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Mucho de Mucha-Habermann


DII small banner By Warren R. Heymann, MD
Dec. 19, 2016

As we approach interview season for our residency program, I try to think of some questions I haven’t asked before. I usually do not discuss dermatologic disorders per se, as I am more concerned about the interviewee as a person knowing how they would mesh in our division. Maybe I’ll make an exception this year. If anyone can explain the enigma of Mucha-Habermann (pityriasis lichenoides et varioliformis acuta) to me, that would go a long way to securing a position. Recently, there has been a flurry of articles about febrile ulceronecrotic  Mucha-Habermann disease (FUMHD) that warrant attention.

Admittedly, I have never seen a case of FUMHD; that is fortunate, because it can be a devastating, fatal disease. To date, approximately 70 cases have been reported.  It is characterized by the sudden onset of ulceronecrotic skin lesions, with mucous membrane involvement in about 25% of cases, accompanied by high fever and systemic symptoms (abdominal pain, diarrhea, central nervous system symptoms, and sepsis due to secondary infection). FUMHD often starts as classical PLEVA, however, it may present de novo. FUMHD in children tends to have less mucosal involvement but more frequent vasculitis. The prognosis is better in children. The mortality rate of FUMHD is 13%, but there is only one reported fatality in a child (1).
 
Diagnostic criteria for FUMHD have been proposed by Nofal et al. They suggest that constant features must be present to secure the diagnosis and variable features help to avoid missing the diagnosis. The constant features include: 1) fever;  2) acute onset of ulceronecrotic papules and plaques;  3) a rapid and progressive course without any tendency to spontaneous resolution; and 4) consistent histopathology (parakeratosis, spongiosis, exocytosis, dyskeratosis, vacuolar alteration, a dense perivascular mononuclear infiltrate, extravasated erythrocytes, and a variable component of leukocytoclastic vasculitis). Direct immunofluorescence is non-specific. The variable features are: 1) a prior history of PLEVA;  2) mucous membrane involvement and 3) systemic involvement (2).
 
The fundamental problem in diagnosing FUMHD is that there are no definitive laboratory studies. The diagnosis is based on the constellation of clinical and histologic features, and ruling out other infectious diseases, such as varicella, or other entities including lymphomatoid papulosis, erythema multiforme, or leukocytoclastic vasculitis. Until the etiology of FUMHD is unraveled, it is unlikely that we will have a definitive test, or an appropriate targeted therapy. The current theories regarding the pathogenesis of FUMHD focus on 1) a hypersensitivity reaction to an infectious agent (e.g., HIV, parvovirus B19, streptococcus, toxoplasma, etc.); 2) an immunologically-mediated vasculitis; and 3) a lymphoproliferative process as part of the spectrum of cutaneous T-cell disorders (3).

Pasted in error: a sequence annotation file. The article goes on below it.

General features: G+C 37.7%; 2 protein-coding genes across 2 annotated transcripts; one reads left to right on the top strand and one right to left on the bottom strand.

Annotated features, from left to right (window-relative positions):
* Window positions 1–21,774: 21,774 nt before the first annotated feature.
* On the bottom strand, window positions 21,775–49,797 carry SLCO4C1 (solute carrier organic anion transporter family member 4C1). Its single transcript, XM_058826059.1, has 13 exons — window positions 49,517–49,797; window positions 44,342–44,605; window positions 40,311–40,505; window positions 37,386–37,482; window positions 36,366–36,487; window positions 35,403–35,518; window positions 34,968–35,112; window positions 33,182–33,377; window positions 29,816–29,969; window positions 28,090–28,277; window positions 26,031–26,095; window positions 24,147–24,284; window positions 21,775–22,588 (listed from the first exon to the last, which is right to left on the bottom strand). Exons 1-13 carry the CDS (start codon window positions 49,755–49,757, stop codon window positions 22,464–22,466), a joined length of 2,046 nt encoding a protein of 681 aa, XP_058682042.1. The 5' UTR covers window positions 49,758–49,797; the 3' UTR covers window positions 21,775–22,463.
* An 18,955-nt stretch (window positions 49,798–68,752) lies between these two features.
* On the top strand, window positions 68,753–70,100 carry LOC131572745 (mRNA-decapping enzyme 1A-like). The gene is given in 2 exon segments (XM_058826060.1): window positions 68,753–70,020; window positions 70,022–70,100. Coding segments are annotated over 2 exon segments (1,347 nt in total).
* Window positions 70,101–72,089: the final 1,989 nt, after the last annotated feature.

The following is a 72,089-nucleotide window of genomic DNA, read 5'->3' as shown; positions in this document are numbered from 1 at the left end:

Unsurprisingly, there have been no randomized therapeutic trials for FUMHD. Systemic steroids, immunsuppressants, anti-infective agents (antibiotics, dapsone, acyclovir), IVIG, biologics (infliximab) (4), and phototherapy (broad band UVB, narrow band UVB, or PUVA) (5) have all be utilized with varying success. After perusing the literature, I can reasonably conclude that if you want to get Mucha-Habermann mucho mejor, your choice will be methotrexate, either as monotherapy or in combination with one of the other options (6) . It has even proved successful in a 34-month-old boy (7)!

1. Nofal A, et al. A fatal case of febrile ulceronecrotic  Mucha-Habermann disease in a child. JAAD Case Reports 2016; 2: 181-5.
2. Nofal A, et al. Febrile ulceronecrotic Mucha-Habermann disease: proposed diagnostic criteria and therapeutic evaluation. Int J Dermatol 2016; 55: 729-38.
3. Alratrout J, et al. Febrile ulceronecrotic Mucha-Habermann disease in an 8 year-old boy responding to methotrexate. Int J Dermatol 55: 1205-9.
4. Kreuter A, et al. Complete resolution of febrile ulceronecrotic Mucha-Habermann disease following infliximab therapy. J Dtsch Dermatol Ges 2016; 14: 184-6.
5. Maranda EL, et al. Phototherapy for pityriasis lichenoides in the pediatric population: A review of the published literature. Am J Clin Dermatol 2016; 17: 583-91.
6. Griffith-Bauer K, et al. Febrile ulcerative Mucha-Habermann disease: Two cases with excellent response to methotrexate. Pediatr Dermatol 2015; 32: e307-8.
7. Perrin BS, et al. Febrile ulceronecrotic Mucha-Habermann disease in a 34-month-old boy: A case report and review of the literature. Pediatr Dermatol 2012; 29: 53-8.

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